20 Feet From Stardom


20 Feet From Stardom

Critics Consensus

Rich, insightful, and occasionally heartbreaking, 20 Feet From Stardom is an energetic tribute to the passion, talent, and hard work of backup singers.



Total Count: 125


Audience Score

User Ratings: 13,473
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Movie Info

Millions know their voices, but no one knows their names. In his compelling new film 20 FEET FROM STARDOM, award-winning director Morgan Neville shines a spotlight on the untold true story of the backup singers behind some of the greatest musical legends of the 21st century. Triumphant and heartbreaking in equal measure, the film is both a tribute to the unsung voices who brought shape and style to popular music and a reflection on the conflicts, sacrifices and rewards of a career spent harmonizing with others. These gifted artists span a range of styles, genres and eras of popular music, but each has a uniquely fascinating and personal story to share of life spent in the shadows of superstardom. Along with rare archival footage and a peerless soundtrack, 20 FEET FROM STARDOM boasts intimate interviews with Bruce Springsteen, Stevie Wonder, Mick Jagger and Sting to name just a few. However, these world-famous figures take a backseat to the diverse array of backup singers whose lives and stories take center stage in the film. (c) TWC-Radius

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Critic Reviews for 20 Feet From Stardom

All Critics (125) | Top Critics (34) | Fresh (124) | Rotten (1)

Audience Reviews for 20 Feet From Stardom

  • Oct 25, 2014
    An enlightening and at times heartbreaking salute to the singers who have, in many ways, been the backbone to popular music for decades, and we don't even know their names.
    Jared H Super Reviewer
  • May 13, 2014
    20 feet from Stardom served to remind me that in this life talent alone is rarely enough in itself to succeed. You need a slice of luck and also a doggedness and determination, in short you've gotta want it enough. And that's the thing with this documentary. After all the accolades its received I expected a catalogue of hard luck stories, regret and downright disrespect but that isn't what I saw in this. Admittedly there is some behaviour that can only be described as bang out of order. Like the singer who recorded a track only to hear it on the radio being passed off as being sung by someone else. A kind of pre Milli Vanilli but without the intent. There was also the story of one of Michael Jacksons ex backing singers who seemed to be trying so hard to make a solo career but the harder she tried, the more it just didn't happen. To me there was no reason why this lady (Judith Hill) shouldn't succeed. She not only has a superb voice but is also very pleasing on the eye. So maybe this highlights the opposite of what I am saying in that even with all of the right ingredients, fame and success is still not a given. But what I took from this documentary is that the majority had a big respect with many major artists competing for their services. One very talented lady won a Grammy to recognise her efforts but not all of those featured desired solo success and this struck a chord with me. There did seem to be a stigma attached to this and the aforementioned Judith Hill was certainly a victim of this. And then there is the Waters family. Renowned and revered throughout the industry as some of the best there has ever been. They did the backing vocal to Thriller and bizarrely some animal sounds in the film Avatar (yes seriously). To say that this family annoyed the bejesus out of me is an understatement. They insisted on singing at almost every opportunity throughout the documentary including what felt like singing answers to questions posed to them. I could just envisage in my mind's eye the Waters family going down en masse to their local shop to sing for 40 fags, a cornetto and a can of Red Bull in the style of a Skiffle band. Maybe at dinner they have a riff off for the right to the last piece of bread? Ten minutes in this family's company and I'm sure I'd be searching for a rusty blunt instrument to sever their vocal chords. However, I would deny this thereafter in a court of law.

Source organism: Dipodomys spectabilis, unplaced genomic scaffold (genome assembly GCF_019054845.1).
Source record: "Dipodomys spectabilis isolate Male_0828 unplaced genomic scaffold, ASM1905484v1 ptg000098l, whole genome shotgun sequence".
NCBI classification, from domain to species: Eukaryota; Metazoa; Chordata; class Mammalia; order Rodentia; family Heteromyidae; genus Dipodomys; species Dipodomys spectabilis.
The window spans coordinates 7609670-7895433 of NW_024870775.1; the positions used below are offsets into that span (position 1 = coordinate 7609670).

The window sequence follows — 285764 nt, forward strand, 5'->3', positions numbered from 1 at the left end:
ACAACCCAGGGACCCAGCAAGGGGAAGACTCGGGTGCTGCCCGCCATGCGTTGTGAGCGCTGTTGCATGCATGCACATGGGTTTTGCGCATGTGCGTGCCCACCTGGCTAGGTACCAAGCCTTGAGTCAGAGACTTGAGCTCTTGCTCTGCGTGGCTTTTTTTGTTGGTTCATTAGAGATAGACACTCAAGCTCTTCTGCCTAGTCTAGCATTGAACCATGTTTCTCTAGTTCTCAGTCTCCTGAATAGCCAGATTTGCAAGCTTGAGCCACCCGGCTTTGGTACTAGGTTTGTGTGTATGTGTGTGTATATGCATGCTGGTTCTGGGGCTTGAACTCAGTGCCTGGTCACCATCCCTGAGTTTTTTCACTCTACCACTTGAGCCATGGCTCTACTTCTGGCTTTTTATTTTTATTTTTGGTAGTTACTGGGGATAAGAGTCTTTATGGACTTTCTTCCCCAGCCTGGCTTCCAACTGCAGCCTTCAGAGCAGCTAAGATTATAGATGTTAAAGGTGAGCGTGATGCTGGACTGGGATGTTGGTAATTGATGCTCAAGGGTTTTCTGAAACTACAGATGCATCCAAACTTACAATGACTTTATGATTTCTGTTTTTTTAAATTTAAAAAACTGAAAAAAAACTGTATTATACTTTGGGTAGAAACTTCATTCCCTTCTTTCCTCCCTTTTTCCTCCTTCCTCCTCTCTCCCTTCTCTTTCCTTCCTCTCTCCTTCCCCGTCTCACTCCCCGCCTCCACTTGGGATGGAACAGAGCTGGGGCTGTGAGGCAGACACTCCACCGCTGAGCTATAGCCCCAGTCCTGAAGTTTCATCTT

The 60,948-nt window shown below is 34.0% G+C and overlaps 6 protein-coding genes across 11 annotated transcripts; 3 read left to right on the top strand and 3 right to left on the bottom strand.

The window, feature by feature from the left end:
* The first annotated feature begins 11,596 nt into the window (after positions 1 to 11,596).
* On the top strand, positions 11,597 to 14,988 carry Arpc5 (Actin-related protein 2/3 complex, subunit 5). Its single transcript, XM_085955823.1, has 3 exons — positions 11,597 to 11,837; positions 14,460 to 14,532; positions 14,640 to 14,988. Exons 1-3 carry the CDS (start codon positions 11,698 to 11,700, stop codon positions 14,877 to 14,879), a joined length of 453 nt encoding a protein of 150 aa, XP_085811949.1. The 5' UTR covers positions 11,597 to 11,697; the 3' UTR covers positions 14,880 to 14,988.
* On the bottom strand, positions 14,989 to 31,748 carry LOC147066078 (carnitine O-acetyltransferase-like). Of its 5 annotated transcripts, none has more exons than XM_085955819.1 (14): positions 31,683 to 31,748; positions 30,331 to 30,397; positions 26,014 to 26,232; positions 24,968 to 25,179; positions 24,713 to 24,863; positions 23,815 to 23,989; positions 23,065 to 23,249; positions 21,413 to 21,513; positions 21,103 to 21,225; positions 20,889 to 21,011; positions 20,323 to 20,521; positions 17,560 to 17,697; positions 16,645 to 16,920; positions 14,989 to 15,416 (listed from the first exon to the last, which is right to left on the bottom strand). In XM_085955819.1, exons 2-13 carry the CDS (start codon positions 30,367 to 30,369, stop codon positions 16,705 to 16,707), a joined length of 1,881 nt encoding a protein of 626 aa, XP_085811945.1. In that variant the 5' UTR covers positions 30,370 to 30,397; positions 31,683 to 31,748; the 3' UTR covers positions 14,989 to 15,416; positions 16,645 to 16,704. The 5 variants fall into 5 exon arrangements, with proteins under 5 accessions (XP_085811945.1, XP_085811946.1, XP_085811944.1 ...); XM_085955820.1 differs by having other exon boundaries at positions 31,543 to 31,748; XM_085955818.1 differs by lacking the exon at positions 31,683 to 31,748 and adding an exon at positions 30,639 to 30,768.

Justin F Super Reviewer
  • Apr 28, 2014
    Entertaining look at the world of backup singers, "20 Feet From Stardom" is a treat. The best moments are when the performers' faces are in full frame as they listen to their old recording - the memories flying in their minds. The documentary touches on the highs and the lows of the music business for these performers and never fails to entertain. The only issue with "Stardom" is how it jumps from interview to interview leaving very little time for facts to sink in and to settle - you get to know the major players but the minor players that are extensively interviews aren't given much chance to connect. Yet "20 Feet From Stardom" proves to be an in-tune documentary that proudly wears its heart on its sleeve.
    Tony G Super Reviewer
  • Feb 26, 2014
    Following the lives of background singers of famous artists from the past, "20 Feet From Stardom" is a very inspirational documentary that tells you that whatever your dreams may be, nothing is impossible and you always have to start somewhere, even if that somewhere seems to be getting you nowhere. Sure, the film does not have much of a linear story to follow, but it is more of a feel-good series of stories that drives this pictures to be loved by all. I did not love watching this film as some probably will, but I really really enjoyed it. This film gives me motivation to continue pursuing my passion and not to accept just any job forever. This is a very well-made documentary. A great contender for the Oscars.
    KJ P Super Reviewer

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